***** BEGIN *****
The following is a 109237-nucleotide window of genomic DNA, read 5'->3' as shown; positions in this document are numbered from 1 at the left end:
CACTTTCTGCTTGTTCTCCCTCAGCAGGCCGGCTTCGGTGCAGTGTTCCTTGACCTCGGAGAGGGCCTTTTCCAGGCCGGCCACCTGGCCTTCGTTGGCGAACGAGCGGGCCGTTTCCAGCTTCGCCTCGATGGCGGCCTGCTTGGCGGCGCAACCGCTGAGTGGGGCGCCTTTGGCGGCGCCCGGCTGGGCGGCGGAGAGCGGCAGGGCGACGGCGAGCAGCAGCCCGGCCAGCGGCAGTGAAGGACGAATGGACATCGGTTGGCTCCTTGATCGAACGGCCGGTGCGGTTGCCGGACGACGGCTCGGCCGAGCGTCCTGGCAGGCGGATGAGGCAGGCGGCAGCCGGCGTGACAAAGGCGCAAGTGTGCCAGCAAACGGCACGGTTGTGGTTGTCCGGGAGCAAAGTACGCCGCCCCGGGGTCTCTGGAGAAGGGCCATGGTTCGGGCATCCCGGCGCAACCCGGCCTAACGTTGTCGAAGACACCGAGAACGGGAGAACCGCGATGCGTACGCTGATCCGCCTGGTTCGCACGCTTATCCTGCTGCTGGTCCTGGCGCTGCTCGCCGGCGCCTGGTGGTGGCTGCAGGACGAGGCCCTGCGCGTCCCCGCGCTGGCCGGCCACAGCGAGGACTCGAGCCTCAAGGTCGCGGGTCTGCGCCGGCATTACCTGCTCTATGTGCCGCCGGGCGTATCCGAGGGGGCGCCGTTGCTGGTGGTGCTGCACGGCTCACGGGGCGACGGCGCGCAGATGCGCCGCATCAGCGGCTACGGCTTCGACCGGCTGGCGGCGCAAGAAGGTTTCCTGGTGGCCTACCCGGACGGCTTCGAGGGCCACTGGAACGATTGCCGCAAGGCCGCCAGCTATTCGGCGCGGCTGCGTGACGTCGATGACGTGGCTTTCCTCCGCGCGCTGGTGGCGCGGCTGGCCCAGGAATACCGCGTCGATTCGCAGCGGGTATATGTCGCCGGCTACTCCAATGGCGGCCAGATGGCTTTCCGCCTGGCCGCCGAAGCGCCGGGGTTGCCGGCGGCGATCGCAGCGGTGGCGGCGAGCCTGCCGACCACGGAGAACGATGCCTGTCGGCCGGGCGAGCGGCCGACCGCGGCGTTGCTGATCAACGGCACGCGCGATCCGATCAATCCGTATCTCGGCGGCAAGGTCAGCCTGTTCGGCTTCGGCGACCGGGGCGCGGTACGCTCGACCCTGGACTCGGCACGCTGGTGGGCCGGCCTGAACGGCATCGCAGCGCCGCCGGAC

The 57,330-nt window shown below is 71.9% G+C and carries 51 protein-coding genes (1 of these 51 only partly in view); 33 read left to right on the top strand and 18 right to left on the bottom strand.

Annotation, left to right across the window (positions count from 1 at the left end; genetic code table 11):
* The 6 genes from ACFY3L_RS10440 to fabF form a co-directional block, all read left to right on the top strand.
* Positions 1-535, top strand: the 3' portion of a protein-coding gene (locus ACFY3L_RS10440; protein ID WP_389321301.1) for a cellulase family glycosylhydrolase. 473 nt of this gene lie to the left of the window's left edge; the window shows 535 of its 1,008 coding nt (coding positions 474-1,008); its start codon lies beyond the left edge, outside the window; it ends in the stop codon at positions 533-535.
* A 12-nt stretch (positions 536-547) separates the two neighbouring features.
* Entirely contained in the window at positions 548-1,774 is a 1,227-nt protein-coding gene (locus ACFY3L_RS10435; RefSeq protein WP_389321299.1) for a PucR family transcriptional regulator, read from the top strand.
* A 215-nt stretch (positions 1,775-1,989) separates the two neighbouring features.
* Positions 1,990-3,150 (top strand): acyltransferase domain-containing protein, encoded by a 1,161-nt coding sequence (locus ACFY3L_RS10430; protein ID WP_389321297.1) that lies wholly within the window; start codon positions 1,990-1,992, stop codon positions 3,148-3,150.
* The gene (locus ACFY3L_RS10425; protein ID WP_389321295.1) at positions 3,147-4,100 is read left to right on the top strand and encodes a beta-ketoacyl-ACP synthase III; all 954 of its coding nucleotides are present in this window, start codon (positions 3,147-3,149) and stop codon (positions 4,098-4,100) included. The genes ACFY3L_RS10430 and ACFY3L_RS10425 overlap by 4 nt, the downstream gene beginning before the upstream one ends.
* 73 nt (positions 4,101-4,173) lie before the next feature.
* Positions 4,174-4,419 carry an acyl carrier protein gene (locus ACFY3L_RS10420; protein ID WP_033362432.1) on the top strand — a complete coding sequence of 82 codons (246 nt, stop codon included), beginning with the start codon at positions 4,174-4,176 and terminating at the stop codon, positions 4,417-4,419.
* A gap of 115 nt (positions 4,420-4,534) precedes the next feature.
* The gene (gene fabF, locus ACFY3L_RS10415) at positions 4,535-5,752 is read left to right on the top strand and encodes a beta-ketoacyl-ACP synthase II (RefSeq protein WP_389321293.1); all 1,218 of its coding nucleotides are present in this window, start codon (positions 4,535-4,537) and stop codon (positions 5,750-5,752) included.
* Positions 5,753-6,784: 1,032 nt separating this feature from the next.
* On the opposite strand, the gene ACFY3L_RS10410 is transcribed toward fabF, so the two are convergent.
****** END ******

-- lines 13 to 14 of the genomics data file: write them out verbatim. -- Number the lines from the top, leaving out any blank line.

* Positions 4,174-4,419 carry an acyl carrier protein gene (locus ACFY3L_RS10420; protein ID WP_033362432.1) on the top strand — a complete coding sequence of 82 codons (246 nt, stop codon included), beginning with the start codon at positions 4,174-4,176 and terminating at the stop codon, positions 4,417-4,419.
* A gap of 115 nt (positions 4,420-4,534) precedes the next feature.